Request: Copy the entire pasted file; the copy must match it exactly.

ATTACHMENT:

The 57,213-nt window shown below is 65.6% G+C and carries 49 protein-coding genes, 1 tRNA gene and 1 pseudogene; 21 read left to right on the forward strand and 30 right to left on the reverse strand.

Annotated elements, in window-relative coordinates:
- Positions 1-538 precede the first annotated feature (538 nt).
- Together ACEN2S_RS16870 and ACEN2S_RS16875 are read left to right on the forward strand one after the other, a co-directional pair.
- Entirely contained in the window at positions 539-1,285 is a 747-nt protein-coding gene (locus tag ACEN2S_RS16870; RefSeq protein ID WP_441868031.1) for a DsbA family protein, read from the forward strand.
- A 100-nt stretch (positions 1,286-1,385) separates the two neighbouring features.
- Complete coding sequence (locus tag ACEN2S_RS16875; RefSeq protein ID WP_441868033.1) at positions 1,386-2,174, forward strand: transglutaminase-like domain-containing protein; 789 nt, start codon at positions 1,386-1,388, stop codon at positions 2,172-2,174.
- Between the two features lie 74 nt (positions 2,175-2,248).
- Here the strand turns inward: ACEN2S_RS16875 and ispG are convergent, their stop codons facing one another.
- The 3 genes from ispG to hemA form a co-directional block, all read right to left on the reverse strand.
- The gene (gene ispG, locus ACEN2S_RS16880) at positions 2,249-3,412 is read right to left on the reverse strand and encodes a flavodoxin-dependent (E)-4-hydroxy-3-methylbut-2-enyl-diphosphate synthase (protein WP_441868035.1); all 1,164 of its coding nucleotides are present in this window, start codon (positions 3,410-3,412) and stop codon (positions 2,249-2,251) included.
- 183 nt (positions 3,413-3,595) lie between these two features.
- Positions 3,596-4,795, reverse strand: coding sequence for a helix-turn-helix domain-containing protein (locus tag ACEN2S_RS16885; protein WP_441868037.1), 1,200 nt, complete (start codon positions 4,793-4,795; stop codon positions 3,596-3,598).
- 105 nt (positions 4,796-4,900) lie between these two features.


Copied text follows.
The 57,213-nt window shown below is 65.6% G+C and carries 49 protein-coding genes, 1 tRNA gene and 1 pseudogene; 21 read left to right on the forward strand and 30 right to left on the reverse strand.

Annotated elements, in window-relative coordinates:
- Positions 1-538 precede the first annotated feature (538 nt).
- Together ACEN2S_RS16870 and ACEN2S_RS16875 are read left to right on the forward strand one after the other, a co-directional pair.
- Entirely contained in the window at positions 539-1,285 is a 747-nt protein-coding gene (locus tag ACEN2S_RS16870; RefSeq protein ID WP_441868031.1) for a DsbA family protein, read from the forward strand.
- A 100-nt stretch (positions 1,286-1,385) separates the two neighbouring features.
- Complete coding sequence (locus tag ACEN2S_RS16875; RefSeq protein ID WP_441868033.1) at positions 1,386-2,174, forward strand: transglutaminase-like domain-containing protein; 789 nt, start codon at positions 1,386-1,388, stop codon at positions 2,172-2,174.
- Between the two features lie 74 nt (positions 2,175-2,248).
- Here the strand turns inward: ACEN2S_RS16875 and ispG are convergent, their stop codons facing one another.
- The 3 genes from ispG to hemA form a co-directional block, all read right to left on the reverse strand.
- The gene (gene ispG, locus ACEN2S_RS16880) at positions 2,249-3,412 is read right to left on the reverse strand and encodes a flavodoxin-dependent (E)-4-hydroxy-3-methylbut-2-enyl-diphosphate synthase (protein WP_441868035.1); all 1,164 of its coding nucleotides are present in this window, start codon (positions 3,410-3,412) and stop codon (positions 2,249-2,251) included.
- 183 nt (positions 3,413-3,595) lie between these two features.
- Positions 3,596-4,795, reverse strand: coding sequence for a helix-turn-helix domain-containing protein (locus tag ACEN2S_RS16885; protein WP_441868037.1), 1,200 nt, complete (start codon positions 4,793-4,795; stop codon positions 3,596-3,598).
- 105 nt (positions 4,796-4,900) lie between these two features.